Ching said he has reservations about the accuracy of the report and said it could merely be psychological warfare.

Lee Cheuk-yan said the news was an attempt to intimidate Hong Kong people to keep them from attending events to commemorate the Tiananmen Square Massacre. He demanded clarification from the Hong Kong government that no Hong Kong people would be subject to any form of reprisal for such attendance, or risk a complete breakdown of Sino-Hong Kong relations.

Albert Ho said he had no fear of persecution for exercising his right to freedom of speech and will still travel to China.

Two Voices From CCP

In response to claims that the new national security law would be applicable to acts committed by Hong Kong people in the territory, Democratic Party member James To, an expert on Article 23, said this might not be the view held by the highest authority in China.

He said that Chief Executive Leung and officials of China’s Legislative Affairs Commission adopted conciliatory tones after Hong Kong recently vetoed a political reform bill from the National People’s Congress, showing that the central government does not wish to agitate the Hong Kong people. He added that there might be divisions within the Chinese Communist Party (CCP) on this issue.

Washington-based China affairs commentator Ji Da said that NPC chairman Zhang Dejiang, who dictates the NPC and is backed by former CCP leader Jiang Zemin, faced great humiliation over the veto of the political reform bill.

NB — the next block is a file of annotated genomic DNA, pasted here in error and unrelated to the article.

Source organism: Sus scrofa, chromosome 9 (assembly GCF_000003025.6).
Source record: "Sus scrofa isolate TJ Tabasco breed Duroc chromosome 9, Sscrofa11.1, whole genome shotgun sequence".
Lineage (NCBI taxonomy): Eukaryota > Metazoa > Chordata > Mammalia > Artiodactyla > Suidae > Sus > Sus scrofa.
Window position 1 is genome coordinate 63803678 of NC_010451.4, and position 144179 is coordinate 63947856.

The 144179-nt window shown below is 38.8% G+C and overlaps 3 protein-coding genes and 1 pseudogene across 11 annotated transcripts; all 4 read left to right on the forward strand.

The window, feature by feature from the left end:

The passing of the new national security law is just part of Zhang’s power struggle with current Party chief Xi Jinping, Ji said.

He said any attempts to apply the new law in Hong Kong would be rejected once they entered into the implementation stage. According to his analysis, the Jiang camp continues to lose ground in its rivalry with Xi, and the new national security law is therefore simply a toothless document that can have no impact.

International Condemnation

Amnesty International urged Chinese authorities to abolish the new national security law immediately because the new law has a very vague definition of “national security,” which could provide the government with plenty of leeway to suppress human rights.

The International Federation of Journalists (IFJ), the largest international journalist association, also pointed out that journalists could run a higher risk of being prosecuted for violating “national security” in China, which would in turn destroy the basic principles of press freedom and the right and ability to access information.

The American network CNN criticized the new law as a tool employed by the CCP to hold on to absolute power. According to CNN, to the innumerable people who have been convicted and thrown into prison on charges of “subversion,” as well as government critics and human right activists, it is no news at all.

Translated by Stanley Ng. Written in English by Sally Appert.

Lin Yi